The politics of (im)mobility: Rickshaw bans in Dhaka, Bangladesh

Urban transport interventions, particularly in the developing countries, increasingly focuses on promoting Motorized Transport (MT) at the cost of Non-Motorized Transport (NMT). Despite having favorable features - compact urban structure and mixed land use – for developing Non-Motorized Vehicle (NMV) and walking focused transport infrastructures, many cities in Asia and Africa and Global South are making wild investment in auto-oriented urban and transport infrastructures. Access to mobility options is becoming a matter of choice for some, for others it is a question of fate. Such decisions are highly politicized resulting in ‘unjust mobilities’. The issue can be studied at least from three perspectives: users, NMV operators (drivers and owners) and decision makers. This paper focuses on the last perspective and examines the role of power in decision-making, process of negotiations and implementation in this regard. However it does not list out or investigate all anti-NMT logic(s) put forwarded. Rather this article asks the following questions: is this anti-NMT trend an outcome of an objective transport planning process or decision(s) of some other else? Who takes the decisions and why? Are the deciding actors isolated or connected? If connected, what is the scale of their connection – local or global? How and why does the connection sustain? Taking the case of complete and partial ban on the movement of rickshaws- a human-pedalled tricycle generally carrying two persons-, in Dhaka, Bangladesh, seeks to answer the questions posed above.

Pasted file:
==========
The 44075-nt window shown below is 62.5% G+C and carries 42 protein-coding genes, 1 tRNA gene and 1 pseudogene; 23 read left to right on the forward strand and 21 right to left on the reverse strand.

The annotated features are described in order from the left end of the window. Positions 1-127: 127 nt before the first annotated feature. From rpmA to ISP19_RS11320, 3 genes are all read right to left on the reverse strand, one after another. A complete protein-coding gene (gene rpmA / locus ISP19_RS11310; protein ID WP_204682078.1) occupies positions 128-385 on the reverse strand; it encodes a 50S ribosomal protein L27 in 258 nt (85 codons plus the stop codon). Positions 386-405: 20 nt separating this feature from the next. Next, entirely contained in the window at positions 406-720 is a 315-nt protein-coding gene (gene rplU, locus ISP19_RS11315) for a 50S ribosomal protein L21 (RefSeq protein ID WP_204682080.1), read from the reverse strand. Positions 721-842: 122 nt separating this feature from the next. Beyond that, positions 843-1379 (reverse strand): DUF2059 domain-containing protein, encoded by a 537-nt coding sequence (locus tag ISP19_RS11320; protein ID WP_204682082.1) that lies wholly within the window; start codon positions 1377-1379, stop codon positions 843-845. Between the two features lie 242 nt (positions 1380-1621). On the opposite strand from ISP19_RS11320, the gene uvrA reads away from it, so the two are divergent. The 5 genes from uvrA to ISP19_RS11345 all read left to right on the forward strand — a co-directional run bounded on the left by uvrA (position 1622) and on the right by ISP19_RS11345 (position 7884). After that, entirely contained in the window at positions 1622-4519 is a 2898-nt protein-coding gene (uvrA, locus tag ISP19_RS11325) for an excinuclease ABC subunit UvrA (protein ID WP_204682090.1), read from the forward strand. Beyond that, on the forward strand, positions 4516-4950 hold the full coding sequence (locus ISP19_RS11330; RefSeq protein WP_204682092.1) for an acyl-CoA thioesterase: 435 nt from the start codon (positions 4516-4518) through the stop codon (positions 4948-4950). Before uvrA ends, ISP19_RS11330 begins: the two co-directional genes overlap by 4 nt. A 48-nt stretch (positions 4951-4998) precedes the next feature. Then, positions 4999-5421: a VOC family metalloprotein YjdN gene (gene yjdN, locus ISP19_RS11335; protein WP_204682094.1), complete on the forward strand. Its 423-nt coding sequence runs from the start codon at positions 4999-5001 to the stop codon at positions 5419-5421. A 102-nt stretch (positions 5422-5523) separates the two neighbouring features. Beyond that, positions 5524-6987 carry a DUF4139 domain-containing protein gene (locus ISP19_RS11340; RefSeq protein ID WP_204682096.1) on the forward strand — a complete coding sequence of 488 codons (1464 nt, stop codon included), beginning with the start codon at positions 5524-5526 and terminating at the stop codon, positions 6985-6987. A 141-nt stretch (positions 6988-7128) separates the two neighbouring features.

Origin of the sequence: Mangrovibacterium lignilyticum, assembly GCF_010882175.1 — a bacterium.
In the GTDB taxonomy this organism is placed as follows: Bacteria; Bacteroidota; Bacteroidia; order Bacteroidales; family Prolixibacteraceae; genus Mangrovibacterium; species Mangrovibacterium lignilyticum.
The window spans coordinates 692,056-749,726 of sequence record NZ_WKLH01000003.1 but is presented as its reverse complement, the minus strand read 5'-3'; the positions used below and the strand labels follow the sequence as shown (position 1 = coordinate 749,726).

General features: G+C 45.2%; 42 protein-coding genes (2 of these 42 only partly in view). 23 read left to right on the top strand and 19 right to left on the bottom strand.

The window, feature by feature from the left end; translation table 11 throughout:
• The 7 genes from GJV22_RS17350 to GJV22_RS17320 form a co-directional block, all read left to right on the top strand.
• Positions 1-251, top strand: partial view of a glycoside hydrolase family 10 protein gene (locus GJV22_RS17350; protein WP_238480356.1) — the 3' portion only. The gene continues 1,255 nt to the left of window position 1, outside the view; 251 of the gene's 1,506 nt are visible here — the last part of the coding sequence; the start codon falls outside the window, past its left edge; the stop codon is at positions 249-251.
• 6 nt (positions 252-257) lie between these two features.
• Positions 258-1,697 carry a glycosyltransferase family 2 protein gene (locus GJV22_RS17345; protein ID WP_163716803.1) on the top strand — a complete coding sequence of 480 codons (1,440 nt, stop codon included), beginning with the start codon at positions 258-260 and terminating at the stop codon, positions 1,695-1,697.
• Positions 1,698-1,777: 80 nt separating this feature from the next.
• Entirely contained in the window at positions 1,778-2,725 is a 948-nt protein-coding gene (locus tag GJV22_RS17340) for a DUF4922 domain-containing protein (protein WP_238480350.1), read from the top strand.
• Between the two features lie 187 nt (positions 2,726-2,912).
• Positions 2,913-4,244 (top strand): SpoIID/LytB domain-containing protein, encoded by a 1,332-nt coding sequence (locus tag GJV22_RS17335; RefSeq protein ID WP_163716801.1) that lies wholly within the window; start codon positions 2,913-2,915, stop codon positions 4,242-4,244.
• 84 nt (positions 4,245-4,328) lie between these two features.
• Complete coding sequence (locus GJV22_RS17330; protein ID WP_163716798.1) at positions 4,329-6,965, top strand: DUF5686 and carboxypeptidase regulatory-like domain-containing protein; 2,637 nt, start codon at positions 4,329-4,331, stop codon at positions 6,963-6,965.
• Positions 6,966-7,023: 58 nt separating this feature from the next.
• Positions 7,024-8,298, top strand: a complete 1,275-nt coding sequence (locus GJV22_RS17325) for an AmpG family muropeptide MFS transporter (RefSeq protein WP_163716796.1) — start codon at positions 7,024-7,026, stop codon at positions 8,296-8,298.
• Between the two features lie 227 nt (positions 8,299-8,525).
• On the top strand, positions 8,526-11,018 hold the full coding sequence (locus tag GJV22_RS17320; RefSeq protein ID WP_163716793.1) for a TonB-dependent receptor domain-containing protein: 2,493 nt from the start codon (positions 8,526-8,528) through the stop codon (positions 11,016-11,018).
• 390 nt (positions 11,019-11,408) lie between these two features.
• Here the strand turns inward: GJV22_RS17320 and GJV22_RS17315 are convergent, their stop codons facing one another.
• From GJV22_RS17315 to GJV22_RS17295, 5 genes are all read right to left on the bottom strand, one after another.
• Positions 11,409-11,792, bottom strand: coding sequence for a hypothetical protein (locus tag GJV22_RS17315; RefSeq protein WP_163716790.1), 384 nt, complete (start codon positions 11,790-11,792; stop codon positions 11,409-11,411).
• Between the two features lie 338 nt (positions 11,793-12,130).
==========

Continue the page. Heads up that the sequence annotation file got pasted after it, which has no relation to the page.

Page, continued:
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  • English

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  • Accession Number: 01683916
  • Record Type: Publication
  • Files: TRIS
  • Created Date: Jul 5 2018 3:04PM